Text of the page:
DHS didn’t just pull its grant figures out of thin air; it first looked at threat assessments from the intelligence community, analyzed the vulnerability of critical infrastructure, considered how many people lived in given areas, along with what jobs those people did, and reviewed how much support local officials were able to provide.
After doing all that homework, it issued the grant requests that sent Rep. King and others into a frenzy. But if lawmakers want to point a finger at Chertoff, they should beware: When it comes to spending, four fingers point back at them.
Under a provision of the Patriot Act (passed by lawmakers), a significant portion of homeland security grants are simply divided among the states without regard to need or risk. Thus, at least 40 percent of state grants are nothing more than entitlement spending.
That’s fine for lawmakers who want to “bring home the bacon,” but most Americans would argue that homeland security is too important to serve as a pork barrel. If Congress would lift its restrictions and allow all homeland security spending to be based on risk, vulnerability and national priorities, more money could go where it’s really needed.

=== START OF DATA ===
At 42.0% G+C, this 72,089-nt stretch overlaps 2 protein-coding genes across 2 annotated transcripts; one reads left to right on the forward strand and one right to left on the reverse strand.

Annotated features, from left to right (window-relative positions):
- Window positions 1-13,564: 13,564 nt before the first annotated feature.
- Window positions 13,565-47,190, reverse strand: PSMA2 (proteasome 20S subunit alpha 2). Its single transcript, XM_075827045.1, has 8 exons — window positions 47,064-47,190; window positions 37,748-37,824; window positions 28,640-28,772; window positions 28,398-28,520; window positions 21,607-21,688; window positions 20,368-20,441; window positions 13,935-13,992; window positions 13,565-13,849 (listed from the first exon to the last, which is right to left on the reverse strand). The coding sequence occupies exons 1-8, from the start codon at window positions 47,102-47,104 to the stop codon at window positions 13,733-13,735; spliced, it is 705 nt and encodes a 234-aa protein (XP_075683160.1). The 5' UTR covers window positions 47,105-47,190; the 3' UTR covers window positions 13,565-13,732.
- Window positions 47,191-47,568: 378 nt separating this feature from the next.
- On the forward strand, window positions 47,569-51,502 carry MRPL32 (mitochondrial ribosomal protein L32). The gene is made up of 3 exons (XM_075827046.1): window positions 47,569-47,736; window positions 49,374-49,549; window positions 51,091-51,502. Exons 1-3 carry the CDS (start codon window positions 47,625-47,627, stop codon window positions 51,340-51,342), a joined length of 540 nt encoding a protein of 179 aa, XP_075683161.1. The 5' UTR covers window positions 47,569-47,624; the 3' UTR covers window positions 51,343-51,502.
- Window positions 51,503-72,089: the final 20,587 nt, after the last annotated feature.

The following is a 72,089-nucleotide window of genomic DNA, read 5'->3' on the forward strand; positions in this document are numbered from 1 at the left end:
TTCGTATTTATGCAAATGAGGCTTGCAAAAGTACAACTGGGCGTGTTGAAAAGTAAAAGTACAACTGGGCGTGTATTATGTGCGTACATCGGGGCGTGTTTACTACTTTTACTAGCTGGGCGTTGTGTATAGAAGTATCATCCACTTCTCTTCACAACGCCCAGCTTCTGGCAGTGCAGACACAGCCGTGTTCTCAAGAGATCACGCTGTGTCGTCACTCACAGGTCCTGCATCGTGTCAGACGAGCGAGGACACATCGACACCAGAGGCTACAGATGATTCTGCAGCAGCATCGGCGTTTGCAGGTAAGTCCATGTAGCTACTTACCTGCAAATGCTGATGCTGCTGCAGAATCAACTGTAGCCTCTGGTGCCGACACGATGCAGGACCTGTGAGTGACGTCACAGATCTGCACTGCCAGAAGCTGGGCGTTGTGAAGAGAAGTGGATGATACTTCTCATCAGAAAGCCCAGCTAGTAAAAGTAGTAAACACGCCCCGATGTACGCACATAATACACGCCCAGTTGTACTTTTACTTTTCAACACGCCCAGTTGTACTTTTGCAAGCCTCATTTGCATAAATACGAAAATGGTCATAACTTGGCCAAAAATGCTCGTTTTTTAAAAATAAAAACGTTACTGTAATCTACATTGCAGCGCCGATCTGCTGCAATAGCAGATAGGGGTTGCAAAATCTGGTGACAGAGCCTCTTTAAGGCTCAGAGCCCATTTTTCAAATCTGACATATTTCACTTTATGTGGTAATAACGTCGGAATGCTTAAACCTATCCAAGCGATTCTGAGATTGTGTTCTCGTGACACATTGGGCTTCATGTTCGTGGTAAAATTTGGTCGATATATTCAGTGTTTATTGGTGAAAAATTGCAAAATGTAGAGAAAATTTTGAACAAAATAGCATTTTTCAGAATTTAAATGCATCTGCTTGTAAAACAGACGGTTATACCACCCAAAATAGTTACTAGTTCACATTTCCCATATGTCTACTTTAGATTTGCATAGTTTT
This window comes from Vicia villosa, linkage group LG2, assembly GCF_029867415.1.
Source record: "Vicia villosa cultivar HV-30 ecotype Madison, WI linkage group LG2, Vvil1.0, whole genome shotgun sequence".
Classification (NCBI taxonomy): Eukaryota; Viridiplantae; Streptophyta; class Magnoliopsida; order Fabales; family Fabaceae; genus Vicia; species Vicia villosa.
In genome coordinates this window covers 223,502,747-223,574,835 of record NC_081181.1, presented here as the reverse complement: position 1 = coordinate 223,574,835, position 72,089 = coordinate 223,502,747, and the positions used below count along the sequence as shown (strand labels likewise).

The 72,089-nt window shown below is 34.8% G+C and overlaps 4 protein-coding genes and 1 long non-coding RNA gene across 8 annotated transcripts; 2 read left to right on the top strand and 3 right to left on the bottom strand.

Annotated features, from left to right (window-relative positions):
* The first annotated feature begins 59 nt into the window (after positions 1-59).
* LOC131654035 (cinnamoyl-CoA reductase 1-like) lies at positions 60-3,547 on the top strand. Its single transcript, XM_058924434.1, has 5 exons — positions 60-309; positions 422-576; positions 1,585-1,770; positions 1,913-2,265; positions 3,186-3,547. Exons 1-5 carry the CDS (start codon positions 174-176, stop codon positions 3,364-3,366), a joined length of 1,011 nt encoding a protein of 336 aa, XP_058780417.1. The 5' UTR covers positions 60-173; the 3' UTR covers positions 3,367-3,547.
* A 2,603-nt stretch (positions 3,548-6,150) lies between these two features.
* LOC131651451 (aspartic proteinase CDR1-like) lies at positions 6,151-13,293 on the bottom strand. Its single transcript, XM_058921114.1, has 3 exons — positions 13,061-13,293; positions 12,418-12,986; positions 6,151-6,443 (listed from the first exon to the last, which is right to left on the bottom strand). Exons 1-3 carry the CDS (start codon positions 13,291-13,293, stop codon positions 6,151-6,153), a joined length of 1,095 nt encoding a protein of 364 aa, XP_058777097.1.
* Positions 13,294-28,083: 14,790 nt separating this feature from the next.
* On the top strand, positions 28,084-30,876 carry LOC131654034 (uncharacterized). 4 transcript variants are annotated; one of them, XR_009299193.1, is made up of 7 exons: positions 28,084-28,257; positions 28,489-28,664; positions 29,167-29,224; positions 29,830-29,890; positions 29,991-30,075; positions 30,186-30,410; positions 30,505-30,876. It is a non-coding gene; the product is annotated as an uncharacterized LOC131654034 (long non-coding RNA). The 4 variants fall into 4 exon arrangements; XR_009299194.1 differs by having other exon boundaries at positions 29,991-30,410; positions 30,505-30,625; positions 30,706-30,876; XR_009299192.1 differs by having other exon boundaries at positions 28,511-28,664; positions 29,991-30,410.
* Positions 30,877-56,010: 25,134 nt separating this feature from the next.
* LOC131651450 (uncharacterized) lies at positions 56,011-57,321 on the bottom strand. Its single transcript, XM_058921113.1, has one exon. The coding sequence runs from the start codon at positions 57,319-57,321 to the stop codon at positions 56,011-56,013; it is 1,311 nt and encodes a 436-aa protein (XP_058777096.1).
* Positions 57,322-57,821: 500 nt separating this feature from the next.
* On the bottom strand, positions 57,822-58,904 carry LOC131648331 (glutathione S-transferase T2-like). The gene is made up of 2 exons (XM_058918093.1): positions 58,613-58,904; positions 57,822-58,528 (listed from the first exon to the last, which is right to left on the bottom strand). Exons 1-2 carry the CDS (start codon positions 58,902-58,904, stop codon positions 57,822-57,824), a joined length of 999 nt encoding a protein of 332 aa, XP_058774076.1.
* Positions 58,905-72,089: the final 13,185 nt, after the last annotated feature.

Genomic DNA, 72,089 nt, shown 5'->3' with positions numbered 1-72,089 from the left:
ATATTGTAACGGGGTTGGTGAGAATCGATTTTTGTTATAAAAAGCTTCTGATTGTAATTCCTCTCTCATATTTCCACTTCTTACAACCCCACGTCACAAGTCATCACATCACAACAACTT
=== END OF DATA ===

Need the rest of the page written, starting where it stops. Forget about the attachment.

Under such a system, New York and Washington probably would get even more money than they’re getting now. Even so, they should still have to account for all their spending -- at least part of New York’s grant money is spent on overtime for police officers, which should be a local, not a national, responsibility.
The controversial DHS grants program is actually a step in the right direction. Instead of holding hearings and claiming their district was shortchanged, lawmakers should vote to allow more tax dollars to be allotted by need. That’s the best way to build a system that will help us be ready when the terrorists try to hit us again.